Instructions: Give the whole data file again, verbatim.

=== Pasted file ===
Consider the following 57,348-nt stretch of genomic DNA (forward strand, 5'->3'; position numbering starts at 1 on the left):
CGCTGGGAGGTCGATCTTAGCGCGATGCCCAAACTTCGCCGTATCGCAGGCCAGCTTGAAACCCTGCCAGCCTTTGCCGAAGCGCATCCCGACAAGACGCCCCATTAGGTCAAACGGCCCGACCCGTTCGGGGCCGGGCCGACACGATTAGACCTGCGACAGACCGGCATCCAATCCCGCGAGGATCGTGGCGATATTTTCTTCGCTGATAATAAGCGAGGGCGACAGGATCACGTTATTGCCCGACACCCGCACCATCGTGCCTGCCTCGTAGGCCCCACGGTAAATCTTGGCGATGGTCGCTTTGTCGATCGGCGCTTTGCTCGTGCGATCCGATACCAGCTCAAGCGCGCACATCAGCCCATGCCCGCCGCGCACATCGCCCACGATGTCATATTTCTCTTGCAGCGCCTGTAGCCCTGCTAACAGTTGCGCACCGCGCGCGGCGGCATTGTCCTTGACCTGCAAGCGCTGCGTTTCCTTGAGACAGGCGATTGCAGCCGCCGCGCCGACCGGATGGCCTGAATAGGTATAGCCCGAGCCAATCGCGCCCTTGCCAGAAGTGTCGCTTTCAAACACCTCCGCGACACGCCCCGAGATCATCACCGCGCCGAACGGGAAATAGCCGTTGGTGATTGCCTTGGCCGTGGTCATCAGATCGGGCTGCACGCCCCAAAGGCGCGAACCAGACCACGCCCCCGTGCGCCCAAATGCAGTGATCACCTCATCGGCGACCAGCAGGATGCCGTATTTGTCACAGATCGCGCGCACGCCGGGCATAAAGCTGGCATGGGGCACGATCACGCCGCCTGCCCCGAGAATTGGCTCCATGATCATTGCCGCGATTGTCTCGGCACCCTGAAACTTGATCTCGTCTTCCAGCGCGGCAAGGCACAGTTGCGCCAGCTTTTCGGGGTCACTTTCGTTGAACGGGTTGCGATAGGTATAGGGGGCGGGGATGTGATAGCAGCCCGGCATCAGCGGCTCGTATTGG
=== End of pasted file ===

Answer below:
Consider the following 57,348-nt stretch of genomic DNA (forward strand, 5'->3'; position numbering starts at 1 on the left):
CGCTGGGAGGTCGATCTTAGCGCGATGCCCAAACTTCGCCGTATCGCAGGCCAGCTTGAAACCCTGCCAGCCTTTGCCGAAGCGCATCCCGACAAGACGCCCCATTAGGTCAAACGGCCCGACCCGTTCGGGGCCGGGCCGACACGATTAGACCTGCGACAGACCGGCATCCAATCCCGCGAGGATCGTGGCGATATTTTCTTCGCTGATAATAAGCGAGGGCGACAGGATCACGTTATTGCCCGACACCCGCACCATCGTGCCTGCCTCGTAGGCCCCACGGTAAATCTTGGCGATGGTCGCTTTGTCGATCGGCGCTTTGCTCGTGCGATCCGATACCAGCTCAAGCGCGCACATCAGCCCATGCCCGCCGCGCACATCGCCCACGATGTCATATTTCTCTTGCAGCGCCTGTAGCCCTGCTAACAGTTGCGCACCGCGCGCGGCGGCATTGTCCTTGACCTGCAAGCGCTGCGTTTCCTTGAGACAGGCGATTGCAGCCGCCGCGCCGACCGGATGGCCTGAATAGGTATAGCCCGAGCCAATCGCGCCCTTGCCAGAAGTGTCGCTTTCAAACACCTCCGCGACACGCCCCGAGATCATCACCGCGCCGAACGGGAAATAGCCGTTGGTGATTGCCTTGGCCGTGGTCATCAGATCGGGCTGCACGCCCCAAAGGCGCGAACCAGACCACGCCCCCGTGCGCCCAAATGCAGTGATCACCTCATCGGCGACCAGCAGGATGCCGTATTTGTCACAGATCGCGCGCACGCCGGGCATAAAGCTGGCATGGGGCACGATCACGCCGCCTGCCCCGAGAATTGGCTCCATGATCATTGCCGCGATTGTCTCGGCACCCTGAAACTTGATCTCGTCTTCCAGCGCGGCAAGGCACAGTTGCGCCAGCTTTTCGGGGTCACTTTCGTTGAACGGGTTGCGATAGGTATAGGGGGCGGGGATGTGATAGCAGCCCGGCATCAGCGGCTCGTATTGG